The Bad
The flaws of Dragon’s Crown fall into two categories. First, there are objective problems that would be here in this review whether the game cost $50 or $0.50: the controls have issues, the display is overcrowded, the tutorials are lacking, and the game has an amazing predisposition to some stupidly annoying habits. The other category of flaw, though, is a little more subtle: they are things that the game only needed to do because it’s trying to sell itself as a full-price release. As a $20 downloadable, it would not really have these same expectations, but if you’re selling yourself for $50, there are certainly some features you must have, such as a plot, deep game structure, and modern visuals.

I tend to try to prioritize my criticisms from most significant to least significant when I review, and in the case of Dragon’s Crown, sadly the most negative feature of the gameplay experience for me was how flat-out annoying the game can be in several ways. I’m not talking about gameplay annoyances like dying too often or limitations on skill structures that can actually serve a purpose in the gameplay; I’m talking about things that the game does that serve no purpose whatsoever that are just plain irritating.

First, there’s pausing. Or, rather, there isn’t pausing. When you’re in a dungeon, you cannot pause the game. Pressing Start does not pause the game, pressing Home does not pause the game. There is literally no way to pause the game once you start a dungeon. Dungeons are about 10 minutes long, which isn’t egregiously long, but long enough that on at least a dozen occasions something happened while playing that demanded I stop: a knock on the door, my wife calling from the kitchen, a cat about to vomit on the carpet. It’s inexcusable not to have a pause function; I understand that when playing online, pause is unfeasible because you’d be inconveniencing others, but when you’re playing offline there is absolutely no excuse not to have a pause function.

Secondly, as mentioned in the description of the game, you can take up to three AI characters with you on a given quest. Then, when you get back, they’re removed from your party, and you have to go back to the tavern and add them back to your party. Why are they removed from your party? Why do you have to go back to the tavern between every early-game mission to reassign the exact same characters to your party? It’s as if after every battle in Final Fantasy 7, you had to go back into the party select screen and add Tifa and Vincent back to the battle party or risk having to solo it with Cloud in the next random encounter.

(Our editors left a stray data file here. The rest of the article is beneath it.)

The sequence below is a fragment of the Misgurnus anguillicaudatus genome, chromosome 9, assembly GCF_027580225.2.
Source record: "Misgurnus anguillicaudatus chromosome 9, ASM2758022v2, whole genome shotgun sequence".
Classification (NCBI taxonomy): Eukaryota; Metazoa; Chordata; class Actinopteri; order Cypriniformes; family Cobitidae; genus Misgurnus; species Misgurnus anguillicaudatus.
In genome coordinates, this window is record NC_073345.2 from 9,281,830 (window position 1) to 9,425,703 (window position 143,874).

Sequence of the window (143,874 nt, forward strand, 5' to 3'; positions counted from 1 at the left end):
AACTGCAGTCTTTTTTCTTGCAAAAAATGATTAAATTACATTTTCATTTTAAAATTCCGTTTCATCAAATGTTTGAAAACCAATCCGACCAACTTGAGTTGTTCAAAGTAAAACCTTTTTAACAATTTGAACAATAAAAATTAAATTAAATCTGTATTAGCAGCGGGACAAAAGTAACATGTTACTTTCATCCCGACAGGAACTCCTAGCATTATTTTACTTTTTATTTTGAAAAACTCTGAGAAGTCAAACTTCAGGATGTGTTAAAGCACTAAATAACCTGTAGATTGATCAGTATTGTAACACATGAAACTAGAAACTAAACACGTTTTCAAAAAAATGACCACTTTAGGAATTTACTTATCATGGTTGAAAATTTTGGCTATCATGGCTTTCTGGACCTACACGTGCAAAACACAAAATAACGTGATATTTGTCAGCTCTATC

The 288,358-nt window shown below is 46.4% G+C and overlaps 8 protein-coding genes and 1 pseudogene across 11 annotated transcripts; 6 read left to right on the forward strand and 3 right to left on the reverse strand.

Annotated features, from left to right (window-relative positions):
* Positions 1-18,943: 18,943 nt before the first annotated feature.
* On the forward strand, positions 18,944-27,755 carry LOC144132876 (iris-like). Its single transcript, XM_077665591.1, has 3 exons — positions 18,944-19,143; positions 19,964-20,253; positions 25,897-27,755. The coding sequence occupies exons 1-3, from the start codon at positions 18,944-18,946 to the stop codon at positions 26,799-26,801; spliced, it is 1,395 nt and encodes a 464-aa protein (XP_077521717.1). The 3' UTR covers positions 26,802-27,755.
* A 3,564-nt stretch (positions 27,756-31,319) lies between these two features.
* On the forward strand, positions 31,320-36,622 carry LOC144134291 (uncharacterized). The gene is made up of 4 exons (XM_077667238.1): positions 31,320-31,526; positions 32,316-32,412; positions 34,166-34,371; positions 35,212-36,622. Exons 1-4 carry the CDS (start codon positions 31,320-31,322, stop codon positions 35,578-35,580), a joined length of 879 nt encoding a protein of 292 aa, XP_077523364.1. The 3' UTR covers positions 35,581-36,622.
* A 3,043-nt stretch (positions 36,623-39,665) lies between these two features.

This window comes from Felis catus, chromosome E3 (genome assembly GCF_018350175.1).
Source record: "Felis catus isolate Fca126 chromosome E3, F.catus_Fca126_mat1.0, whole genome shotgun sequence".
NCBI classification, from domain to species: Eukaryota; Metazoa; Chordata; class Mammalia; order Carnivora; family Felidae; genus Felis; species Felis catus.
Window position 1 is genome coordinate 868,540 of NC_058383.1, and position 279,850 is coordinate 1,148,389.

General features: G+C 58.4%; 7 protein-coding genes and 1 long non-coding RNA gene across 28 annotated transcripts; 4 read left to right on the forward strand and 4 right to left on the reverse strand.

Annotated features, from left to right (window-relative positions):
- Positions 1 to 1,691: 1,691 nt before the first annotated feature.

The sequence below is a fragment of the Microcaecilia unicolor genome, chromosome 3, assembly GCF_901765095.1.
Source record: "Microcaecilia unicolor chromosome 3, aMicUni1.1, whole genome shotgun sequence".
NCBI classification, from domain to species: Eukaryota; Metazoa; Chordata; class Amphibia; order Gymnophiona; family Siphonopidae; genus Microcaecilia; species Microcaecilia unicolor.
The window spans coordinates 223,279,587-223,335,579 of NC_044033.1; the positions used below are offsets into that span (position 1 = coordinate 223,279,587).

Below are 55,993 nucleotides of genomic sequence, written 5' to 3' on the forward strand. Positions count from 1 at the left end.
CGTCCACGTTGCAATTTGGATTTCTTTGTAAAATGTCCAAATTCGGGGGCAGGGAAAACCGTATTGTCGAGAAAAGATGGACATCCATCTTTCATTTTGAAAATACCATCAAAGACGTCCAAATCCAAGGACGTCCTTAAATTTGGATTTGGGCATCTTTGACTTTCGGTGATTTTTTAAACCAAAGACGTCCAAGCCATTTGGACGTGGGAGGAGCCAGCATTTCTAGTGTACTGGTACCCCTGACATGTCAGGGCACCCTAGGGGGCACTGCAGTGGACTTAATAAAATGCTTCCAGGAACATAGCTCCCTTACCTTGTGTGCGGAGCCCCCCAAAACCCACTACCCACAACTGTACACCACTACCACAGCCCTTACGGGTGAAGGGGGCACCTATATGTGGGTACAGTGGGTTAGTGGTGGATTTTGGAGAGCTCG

But easily, without a doubt, the most annoying element of the game is the narrator. Oh my goodness, the narrator. The narrator narrates the plot of the entire game, which is extremely lazy on its own, but one element of that is telling you where the next plot point is. “Having finished the quest, you decide to go back to the Adventurer’s Guild to collect your reward”, which is just a slightly more subtle way of saying, “Hey, go to the Adventurer’s Guild”, and a slightly less subtle way of just putting a waypoint on the map to say, “Go here, stupid.” The problem, though, is that the narrator will repeat this description every time you exit a building. So, you get back from a quest, and the next step is to check the guild; but first, let’s repair our equipment, shop for some new weapons, call up some newly-available party members, add a couple of them to our party, and buy a couple magical items. All pretty standard stuff, right? And you’d be right, so there’s no problem as long as you don’t mind hearing the narrator repeat the same directions six different freaking times. The only way to disable is to completely turn off the narrator’s voice, which is just overkill and loses some of the experience elsewhere in the game.

Poor Controls & Indiscernible Action